In Finland we only use the word dementia when we talk about the last phase of the disease. However, as a general term, we use 'memory-related disease' (MRD) or 'memory disease'. Dementia is a syndrome caused by multiple diseases, not a disease itself.
In Finland the term 'memory-related disease(s)', not dementia, has been the main term used by medical doctors and other health professionals, public affairs officers and ordinary people since 2008.
I can see how this can be difficult to understand here in AE. However, we have had good feedback on this terminology from people with the disease and their next of kin, and for this reason we will not be going back to the term 'dementia'.
Our work will be guided by a new strategy until 2020. The vision is 'Memory-Friendly Finland'.
We have three main points:
1. People with memory-related diseases (MRD) can live their lives as active members in-cluded in society according to their own capacity, abilities and resources. Few people with MRD wish to live in isolated villages.
Our goal, as an NGO, is to improve public awareness and also promote and support people with MRD to become an accepted, visible part of society.
2. Promotion of brain health, prevention of MRD and changes in everyday life: 'Healthy Hab-its — Healthy Brain'.
We underline the message of Professors Miia Kivipelto (MD) and Timo Strandberg (MD) "As the options of prevention of arterial diseases will also provide possibilities for exten-sive prevention of memory diseases. Central measures include physical activity, a healthy diet and intervention in risk factors - early enough, of course. What is good for the heart is generally good for the brain as well."
The strategy underlines the need for health and social services that genuinely meet the needs of people with these diseases and their caregivers and also involve society as a close-knit part of the service system.
3. Influencing together effectively
We work together with our 44 member associations and their 14 000 members, 1000 volunteers and 260 employees. Together with our partners, we consider ourselves strong agents in the field.
The Alzheimer Society of Finland has been coordinating and implementing the National Memory Programme (2012-2020) in the NGO sector since 2013. As a part of this work, we have published a workbook for professionals, The Criteria for Good Care and Life, for the homecare services and nursing homes to help develop and evaluate their work with people diagnosed with MRD and their care partners.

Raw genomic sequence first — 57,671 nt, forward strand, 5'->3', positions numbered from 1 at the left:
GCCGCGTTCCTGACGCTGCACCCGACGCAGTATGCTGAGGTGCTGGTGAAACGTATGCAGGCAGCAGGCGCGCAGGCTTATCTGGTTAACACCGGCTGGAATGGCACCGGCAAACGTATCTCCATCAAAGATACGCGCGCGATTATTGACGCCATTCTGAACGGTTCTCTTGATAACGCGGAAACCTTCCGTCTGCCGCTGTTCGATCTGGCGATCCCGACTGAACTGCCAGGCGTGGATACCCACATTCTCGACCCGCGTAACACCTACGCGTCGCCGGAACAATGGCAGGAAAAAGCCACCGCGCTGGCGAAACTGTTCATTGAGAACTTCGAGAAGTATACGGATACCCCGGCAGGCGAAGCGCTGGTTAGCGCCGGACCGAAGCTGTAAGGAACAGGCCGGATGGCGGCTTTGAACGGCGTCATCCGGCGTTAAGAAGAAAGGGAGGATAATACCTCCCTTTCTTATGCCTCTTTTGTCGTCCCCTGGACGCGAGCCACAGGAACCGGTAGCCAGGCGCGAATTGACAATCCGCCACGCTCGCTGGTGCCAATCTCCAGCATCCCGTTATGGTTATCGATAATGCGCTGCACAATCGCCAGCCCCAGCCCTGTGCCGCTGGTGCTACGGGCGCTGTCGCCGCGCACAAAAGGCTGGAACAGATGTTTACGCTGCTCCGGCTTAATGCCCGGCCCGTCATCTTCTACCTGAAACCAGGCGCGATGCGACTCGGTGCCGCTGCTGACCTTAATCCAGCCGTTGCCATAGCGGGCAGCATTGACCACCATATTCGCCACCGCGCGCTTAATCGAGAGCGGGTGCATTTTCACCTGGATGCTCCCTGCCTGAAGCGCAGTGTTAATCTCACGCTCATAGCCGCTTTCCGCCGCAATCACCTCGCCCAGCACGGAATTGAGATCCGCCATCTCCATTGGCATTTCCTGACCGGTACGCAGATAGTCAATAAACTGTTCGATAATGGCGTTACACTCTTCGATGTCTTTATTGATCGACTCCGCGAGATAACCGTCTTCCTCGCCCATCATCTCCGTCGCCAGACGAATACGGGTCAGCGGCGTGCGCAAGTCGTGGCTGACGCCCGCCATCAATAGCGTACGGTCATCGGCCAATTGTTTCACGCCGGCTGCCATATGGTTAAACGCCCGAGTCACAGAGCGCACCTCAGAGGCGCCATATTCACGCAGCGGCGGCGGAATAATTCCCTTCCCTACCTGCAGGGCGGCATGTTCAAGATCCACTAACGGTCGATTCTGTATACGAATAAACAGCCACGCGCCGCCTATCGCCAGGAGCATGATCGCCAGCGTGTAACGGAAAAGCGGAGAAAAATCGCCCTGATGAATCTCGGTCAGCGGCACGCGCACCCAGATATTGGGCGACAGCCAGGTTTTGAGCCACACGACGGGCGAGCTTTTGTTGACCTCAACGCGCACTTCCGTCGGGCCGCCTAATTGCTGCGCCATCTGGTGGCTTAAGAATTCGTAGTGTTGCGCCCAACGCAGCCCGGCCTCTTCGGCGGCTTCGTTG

The workbook will be presented in the ADI conference in Kyoto in the spring of 2017.
A working group appointed by the Finnish Medical Society Duodecim, Societas Gerontologica Fennica, the Finnish Neurological Society, Finnish Psychogeriatric Association and the Finnish Association for General Practice updated the Care Guidelines for Memory-Related Diseases in Finland on 27 January 2017.
Examples of key messages:
These guidelines aim at
Municipal Elections will take place in April this year. We have organised a pledge campaign similar to that of AE during the European Elections and ours during the Finnish Parliamentary Elections.
Our main message is 'A Memory-Friendly Community is Great for Everyone'. We have increased the awareness of candidates, and in three weeks we have received nearly 300 signatures on our website. We cooperate actively with our local associations, and they are active with local candidates.
The pledge and number of Finnish signatories have been mentioned several times on our Facebook page (over 7,000 followers) and Twitter account.
A recently-launched citizens' initiative to legalize euthanasia has already gathered the 50,000 signatures required for lawmakers to consider the proposal.
Personally, I think this citizens' initiative will raise lively discussion, debate and dialog in Finland.
Finland passed legislation in 2012 to guarantee citizens' constitutional right to influence democracy by way of the citizens' initiative. It means that initiatives that gather the required 50,000 signatures automatically qualify to go before Parliament for consideration.
Once again we are trying to draw up a law on self-determination for people with MRD in Finland. We began our first attempt in 2010, and it did not come to a successful conclusion. Social Affairs and Health Ministry officials have been preparing this issue over the spring 2017.